The Federal Reserve is "pouring fire" on the "glowing embers of inflation" as it expands its balance sheet while tapering its bond-buying stimulus, Jim Grant, founder and editor of Grant's Interest Rate Observer, told CNBC Tuesday.
In an interview with "Closing Bell," Grant said the Fed's monetary policy has led to an inflation of asset values, will likely lead to a measured rate of consumer price inflation and will certainly lead to "financial turmoil." If that turmoil is severe enough, he thinks it could introduce another risk of deflation.
"Deflation is a monetary event such that prices collapse, not because productivity is higher but because everyone has to sell and that is part and parcel of a financial accident," he said. "The Fed is going to give us a financial accident."
The Federal Reserve began its two-day meeting Tuesday. It is expected to continue cutting back its stimulus by $10 billion per month.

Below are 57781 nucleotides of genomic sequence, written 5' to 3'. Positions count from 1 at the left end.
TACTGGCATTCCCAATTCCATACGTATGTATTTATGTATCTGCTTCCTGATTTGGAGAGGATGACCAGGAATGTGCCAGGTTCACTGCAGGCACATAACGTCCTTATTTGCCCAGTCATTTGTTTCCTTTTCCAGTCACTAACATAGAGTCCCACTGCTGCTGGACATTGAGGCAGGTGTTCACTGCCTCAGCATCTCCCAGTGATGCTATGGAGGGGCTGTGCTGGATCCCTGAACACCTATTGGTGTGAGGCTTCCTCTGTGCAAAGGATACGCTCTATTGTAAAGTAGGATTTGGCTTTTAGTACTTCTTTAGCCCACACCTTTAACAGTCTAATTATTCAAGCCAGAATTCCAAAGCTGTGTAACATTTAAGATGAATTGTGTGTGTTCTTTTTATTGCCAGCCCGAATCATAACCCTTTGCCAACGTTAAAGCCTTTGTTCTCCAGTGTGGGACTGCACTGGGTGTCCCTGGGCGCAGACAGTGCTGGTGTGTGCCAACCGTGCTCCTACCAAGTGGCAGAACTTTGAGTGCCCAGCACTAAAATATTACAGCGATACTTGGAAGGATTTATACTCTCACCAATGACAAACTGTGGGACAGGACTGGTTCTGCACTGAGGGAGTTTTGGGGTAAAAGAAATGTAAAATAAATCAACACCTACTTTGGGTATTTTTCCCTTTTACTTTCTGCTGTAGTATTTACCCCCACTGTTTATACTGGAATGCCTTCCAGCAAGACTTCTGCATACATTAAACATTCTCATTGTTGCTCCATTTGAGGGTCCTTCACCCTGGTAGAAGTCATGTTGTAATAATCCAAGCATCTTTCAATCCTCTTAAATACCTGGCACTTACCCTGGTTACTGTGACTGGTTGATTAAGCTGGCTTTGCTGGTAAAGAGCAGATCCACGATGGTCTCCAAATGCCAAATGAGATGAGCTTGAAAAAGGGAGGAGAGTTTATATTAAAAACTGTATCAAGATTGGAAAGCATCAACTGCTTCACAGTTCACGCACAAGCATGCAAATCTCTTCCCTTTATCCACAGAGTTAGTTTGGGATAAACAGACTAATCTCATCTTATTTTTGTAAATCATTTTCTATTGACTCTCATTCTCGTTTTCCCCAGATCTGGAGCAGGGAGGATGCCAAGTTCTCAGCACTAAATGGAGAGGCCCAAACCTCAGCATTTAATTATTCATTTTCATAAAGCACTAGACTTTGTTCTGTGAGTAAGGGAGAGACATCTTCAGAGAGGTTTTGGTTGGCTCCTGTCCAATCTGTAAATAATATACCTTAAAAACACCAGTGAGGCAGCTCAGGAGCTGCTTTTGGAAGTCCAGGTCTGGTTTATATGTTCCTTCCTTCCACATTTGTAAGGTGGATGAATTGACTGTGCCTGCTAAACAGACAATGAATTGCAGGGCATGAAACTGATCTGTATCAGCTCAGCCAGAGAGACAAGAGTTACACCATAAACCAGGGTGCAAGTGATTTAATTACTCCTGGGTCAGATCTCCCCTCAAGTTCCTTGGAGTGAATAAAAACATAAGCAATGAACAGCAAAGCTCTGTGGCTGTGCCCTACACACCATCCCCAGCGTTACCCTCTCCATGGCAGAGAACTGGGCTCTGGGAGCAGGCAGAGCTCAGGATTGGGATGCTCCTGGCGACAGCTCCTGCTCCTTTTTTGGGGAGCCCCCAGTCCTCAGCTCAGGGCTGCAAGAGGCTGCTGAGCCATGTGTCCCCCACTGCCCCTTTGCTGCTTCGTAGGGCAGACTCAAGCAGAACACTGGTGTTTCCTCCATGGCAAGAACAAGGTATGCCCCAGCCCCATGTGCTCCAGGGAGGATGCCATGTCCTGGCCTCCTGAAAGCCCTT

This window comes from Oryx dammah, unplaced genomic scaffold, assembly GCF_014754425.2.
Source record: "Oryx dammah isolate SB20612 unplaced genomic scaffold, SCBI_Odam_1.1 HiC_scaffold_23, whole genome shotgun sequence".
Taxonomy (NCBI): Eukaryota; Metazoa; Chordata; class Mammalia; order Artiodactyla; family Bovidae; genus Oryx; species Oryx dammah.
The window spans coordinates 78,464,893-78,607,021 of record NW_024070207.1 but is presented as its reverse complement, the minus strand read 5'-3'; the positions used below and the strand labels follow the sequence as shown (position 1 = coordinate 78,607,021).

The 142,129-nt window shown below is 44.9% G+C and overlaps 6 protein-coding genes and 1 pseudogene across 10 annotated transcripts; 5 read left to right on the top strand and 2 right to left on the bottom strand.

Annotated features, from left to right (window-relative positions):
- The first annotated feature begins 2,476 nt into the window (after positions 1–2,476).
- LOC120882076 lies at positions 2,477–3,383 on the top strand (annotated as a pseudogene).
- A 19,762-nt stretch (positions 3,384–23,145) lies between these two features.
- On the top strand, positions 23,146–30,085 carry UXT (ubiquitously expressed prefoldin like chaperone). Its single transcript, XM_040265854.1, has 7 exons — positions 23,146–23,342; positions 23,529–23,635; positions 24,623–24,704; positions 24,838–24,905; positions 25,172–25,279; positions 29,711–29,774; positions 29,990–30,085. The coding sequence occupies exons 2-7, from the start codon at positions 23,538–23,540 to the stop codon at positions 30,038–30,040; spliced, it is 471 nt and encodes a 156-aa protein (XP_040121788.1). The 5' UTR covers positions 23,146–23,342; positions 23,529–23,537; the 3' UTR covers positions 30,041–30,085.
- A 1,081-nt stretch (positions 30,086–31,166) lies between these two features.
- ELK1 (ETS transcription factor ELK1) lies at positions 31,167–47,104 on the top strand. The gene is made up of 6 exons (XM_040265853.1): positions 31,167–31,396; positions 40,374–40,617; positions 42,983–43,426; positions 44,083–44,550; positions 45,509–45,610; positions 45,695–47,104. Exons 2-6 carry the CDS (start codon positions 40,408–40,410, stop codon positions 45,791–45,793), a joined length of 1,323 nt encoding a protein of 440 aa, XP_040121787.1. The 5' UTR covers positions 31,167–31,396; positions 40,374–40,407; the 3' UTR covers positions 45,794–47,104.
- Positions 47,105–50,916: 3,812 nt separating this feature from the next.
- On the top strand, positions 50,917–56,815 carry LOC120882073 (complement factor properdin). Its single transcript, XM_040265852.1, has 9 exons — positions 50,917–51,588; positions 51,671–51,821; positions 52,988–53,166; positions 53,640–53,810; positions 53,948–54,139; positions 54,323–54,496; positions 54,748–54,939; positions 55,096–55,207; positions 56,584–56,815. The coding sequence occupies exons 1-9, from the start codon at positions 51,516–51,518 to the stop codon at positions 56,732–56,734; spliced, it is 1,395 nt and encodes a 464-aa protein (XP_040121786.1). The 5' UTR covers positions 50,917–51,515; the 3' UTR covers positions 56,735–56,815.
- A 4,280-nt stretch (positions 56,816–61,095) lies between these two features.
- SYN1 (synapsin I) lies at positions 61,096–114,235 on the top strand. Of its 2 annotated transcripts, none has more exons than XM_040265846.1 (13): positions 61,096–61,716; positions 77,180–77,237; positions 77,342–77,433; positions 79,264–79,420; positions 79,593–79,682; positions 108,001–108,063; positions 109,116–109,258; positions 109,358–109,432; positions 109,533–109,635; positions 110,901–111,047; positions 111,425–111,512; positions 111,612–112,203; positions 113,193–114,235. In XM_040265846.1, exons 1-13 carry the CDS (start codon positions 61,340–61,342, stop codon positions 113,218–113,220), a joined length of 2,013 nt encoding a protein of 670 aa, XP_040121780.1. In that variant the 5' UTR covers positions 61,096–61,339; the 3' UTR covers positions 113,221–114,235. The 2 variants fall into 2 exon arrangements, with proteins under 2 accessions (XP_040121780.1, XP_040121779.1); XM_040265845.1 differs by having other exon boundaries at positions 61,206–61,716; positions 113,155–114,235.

Grant bemoaned the Fed's history of intervention—from Dodd-Frank to quantitative easing to the recent report by the Fiscal Times that the central bank is looking at whether exit fees should be imposed on fond funds.
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He likened the Fed's intervention to "little lies."
"You can't just lie once. You can't just intervene once. You must keep intervening to negate or counteract or mollify the effect of earlier interventions," he said.
While we can't know what the future will bring in terms of interest rates, Grant believes we can see how the future is being handicapped and place "interesting bets on apparently diminutive odds."
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He sees opportunity in gold mining stocks, which are near generation lows.
—By CNBC's Michelle Fox